Baritone Patrick Keefe is delighted to connect with his late father’s home county of Sussex

Baritone Patrick Keefe is delighted to be strengthening his connections with Sussex, home county of his late father.

Patrick Keefe
Patrick Keefe

Patrick will be giving the winner’s recital on Thursday, May 26 at 5pm at the Hydro Hotel, Eastbourne after taking the title in the prestigious Richard Lewis/Jean Shanks International Song Contest.

He is also currently living in Lewes enjoying his time as a Jerwood Young Artist at Glyndebourne, a programme of “exceptional coaching and performance opportunities for young singers”: “I grew up in London and my father passed away when I was four but his family were from Sussex so it's lovely now to be developing my own links with Sussex, where he was from. And that's why these Sussex connections now mean so much to me.”

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At the Hydro Hotel, Patrick’s programme includes Glories of English song and popular operatic arias. He will be accompanied by Joseph Cavalli-Price, with the two young performers promising an entertaining and exciting programme.

Tickets £12 available from the Hydro Hotel or by post from Sir Philip Anson, 34 Martello Road, Eastbourne, BN22 7SS. Send a cheque payable to Eastbourne Arts Circle; include an SAE For card purchases call 01323 411906 after 5pm.

The Richard Lewis Award singing competition was founded in 2001 and is open to postgraduate singers studying at The Royal Academy of Music: “This is second biggest singing competition in the country and I was lucky enough to win that last year and usually they have a recital by the winner the following year which is what is happening. We are back now in full competition mode which is great.”

It was a two-round competition: “You need to offer a mix of arias from the sacred oratorios, like opera that happens in a church. You also had to do some opera arias and a song in a foreign language and an English song. It was very specific.”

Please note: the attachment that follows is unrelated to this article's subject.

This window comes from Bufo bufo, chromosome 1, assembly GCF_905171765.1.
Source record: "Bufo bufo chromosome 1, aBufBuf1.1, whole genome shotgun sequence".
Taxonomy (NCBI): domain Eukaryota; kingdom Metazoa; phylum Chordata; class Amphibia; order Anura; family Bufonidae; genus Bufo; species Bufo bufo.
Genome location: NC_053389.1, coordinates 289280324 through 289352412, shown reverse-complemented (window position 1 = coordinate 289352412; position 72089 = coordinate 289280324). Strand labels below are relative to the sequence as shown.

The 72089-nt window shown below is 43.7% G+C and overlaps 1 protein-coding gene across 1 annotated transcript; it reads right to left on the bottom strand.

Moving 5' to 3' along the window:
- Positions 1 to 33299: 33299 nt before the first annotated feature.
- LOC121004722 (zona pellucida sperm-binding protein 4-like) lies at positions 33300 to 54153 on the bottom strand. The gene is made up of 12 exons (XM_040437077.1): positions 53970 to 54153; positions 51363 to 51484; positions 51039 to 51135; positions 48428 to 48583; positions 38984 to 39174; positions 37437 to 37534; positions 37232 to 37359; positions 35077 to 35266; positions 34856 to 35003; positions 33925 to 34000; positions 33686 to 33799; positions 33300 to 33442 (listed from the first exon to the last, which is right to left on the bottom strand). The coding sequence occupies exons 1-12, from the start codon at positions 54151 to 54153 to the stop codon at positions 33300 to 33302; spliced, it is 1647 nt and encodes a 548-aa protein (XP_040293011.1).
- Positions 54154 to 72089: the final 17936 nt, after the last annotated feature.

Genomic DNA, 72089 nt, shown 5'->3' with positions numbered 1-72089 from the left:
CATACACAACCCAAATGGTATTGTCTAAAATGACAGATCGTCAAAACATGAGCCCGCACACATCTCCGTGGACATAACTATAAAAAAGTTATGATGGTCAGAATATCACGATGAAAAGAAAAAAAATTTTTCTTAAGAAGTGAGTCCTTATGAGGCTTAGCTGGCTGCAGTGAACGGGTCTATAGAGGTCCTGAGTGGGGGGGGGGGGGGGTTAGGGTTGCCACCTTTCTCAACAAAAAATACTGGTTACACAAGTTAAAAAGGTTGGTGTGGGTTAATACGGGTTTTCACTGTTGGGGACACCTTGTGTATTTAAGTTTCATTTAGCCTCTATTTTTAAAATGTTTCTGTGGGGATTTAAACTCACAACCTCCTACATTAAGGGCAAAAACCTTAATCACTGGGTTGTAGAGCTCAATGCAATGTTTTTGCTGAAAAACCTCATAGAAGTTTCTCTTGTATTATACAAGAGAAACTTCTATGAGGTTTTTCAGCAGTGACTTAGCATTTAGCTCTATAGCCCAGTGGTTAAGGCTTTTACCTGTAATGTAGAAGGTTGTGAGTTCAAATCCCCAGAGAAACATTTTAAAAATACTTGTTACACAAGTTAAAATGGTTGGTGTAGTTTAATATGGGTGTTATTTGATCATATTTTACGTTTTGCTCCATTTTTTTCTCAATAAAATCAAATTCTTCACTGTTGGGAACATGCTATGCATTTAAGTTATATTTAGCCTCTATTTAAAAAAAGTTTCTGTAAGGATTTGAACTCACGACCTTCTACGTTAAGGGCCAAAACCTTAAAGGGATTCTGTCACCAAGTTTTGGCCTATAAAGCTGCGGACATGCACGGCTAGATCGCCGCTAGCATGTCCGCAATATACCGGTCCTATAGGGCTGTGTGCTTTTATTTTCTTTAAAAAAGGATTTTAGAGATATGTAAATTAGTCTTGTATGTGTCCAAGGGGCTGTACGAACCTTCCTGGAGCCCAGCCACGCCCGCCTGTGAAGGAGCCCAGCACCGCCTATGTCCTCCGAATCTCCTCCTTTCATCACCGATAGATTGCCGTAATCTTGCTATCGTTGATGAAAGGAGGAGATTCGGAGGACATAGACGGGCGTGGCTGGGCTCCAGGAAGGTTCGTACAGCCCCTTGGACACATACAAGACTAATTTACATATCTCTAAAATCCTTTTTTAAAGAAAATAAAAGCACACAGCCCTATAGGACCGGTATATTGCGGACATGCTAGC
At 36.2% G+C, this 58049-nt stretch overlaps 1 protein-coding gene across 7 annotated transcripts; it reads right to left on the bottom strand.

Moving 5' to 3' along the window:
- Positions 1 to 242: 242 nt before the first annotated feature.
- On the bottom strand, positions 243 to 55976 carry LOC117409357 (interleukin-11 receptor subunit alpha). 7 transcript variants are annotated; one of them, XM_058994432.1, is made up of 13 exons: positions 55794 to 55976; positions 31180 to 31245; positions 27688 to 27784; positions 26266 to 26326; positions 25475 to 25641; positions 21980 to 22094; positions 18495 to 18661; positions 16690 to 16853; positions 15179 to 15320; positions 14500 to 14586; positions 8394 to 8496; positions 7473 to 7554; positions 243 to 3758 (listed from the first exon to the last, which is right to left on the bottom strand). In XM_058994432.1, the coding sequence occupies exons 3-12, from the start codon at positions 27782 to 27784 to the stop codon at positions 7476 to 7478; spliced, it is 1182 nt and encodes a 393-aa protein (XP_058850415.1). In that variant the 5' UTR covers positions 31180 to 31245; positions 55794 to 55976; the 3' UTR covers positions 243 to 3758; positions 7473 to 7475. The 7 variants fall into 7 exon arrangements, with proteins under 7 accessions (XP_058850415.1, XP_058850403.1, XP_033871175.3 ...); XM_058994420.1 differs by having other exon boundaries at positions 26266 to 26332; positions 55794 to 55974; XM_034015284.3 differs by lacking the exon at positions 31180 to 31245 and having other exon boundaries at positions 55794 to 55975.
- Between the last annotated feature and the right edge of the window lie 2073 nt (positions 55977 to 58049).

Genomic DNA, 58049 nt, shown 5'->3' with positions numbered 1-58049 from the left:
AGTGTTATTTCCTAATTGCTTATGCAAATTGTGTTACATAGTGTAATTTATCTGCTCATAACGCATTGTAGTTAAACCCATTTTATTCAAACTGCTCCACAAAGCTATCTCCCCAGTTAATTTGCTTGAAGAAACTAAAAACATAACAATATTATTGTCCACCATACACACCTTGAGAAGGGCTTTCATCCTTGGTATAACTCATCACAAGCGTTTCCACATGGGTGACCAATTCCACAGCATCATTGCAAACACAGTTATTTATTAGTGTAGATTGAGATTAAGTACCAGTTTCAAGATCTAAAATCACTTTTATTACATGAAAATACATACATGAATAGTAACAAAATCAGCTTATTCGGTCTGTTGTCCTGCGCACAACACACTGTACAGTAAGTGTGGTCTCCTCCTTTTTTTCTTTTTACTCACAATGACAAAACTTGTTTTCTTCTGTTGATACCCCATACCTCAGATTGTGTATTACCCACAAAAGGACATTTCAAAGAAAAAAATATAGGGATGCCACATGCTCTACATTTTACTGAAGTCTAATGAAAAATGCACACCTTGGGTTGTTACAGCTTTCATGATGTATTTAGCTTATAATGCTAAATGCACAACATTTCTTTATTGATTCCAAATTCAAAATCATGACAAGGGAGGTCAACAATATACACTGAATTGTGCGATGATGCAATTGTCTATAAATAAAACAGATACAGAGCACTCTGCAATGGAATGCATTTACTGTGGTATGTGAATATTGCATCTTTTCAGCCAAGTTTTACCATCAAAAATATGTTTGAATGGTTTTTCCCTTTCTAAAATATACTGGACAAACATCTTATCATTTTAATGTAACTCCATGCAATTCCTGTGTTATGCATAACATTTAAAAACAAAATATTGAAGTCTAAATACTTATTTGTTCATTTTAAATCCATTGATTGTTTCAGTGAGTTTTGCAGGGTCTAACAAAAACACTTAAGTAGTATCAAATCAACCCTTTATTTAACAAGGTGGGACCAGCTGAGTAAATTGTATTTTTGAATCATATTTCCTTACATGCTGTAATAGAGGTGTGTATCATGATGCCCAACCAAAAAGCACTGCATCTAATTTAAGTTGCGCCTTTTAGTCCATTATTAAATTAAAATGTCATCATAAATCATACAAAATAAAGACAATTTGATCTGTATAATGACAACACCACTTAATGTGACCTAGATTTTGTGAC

Patrick is delighted he can offer that his winner’s recital alongside his current work at Glyndebourne where he will be soloist in some shows and in the chorus for others: “I'm hoping I'll be able to stay at Glyndebourne until December. To be in the county where my father’s family was from is just really lovely. It means a great deal to me to have these two connections.”

Patrick was at the Guildhall when the pandemic started, cutting his postgraduate year in half but he went on to the opera course at the Royal Academy – “and that's not a bad place to spend a pandemic! I was able to nurture and grow and develop as an artist behind closed doors.

"I was able to spend time there and then come back out again when things returned to normal like some strange small operatic butterfly cocooned away.”

And in that sense, Patrick's timing really wasn't too bad: “I was able to be cocooned away but the people a year or a couple of years above me have been in real jeopardy after leaving college. Those first couple of years outside college are critical.”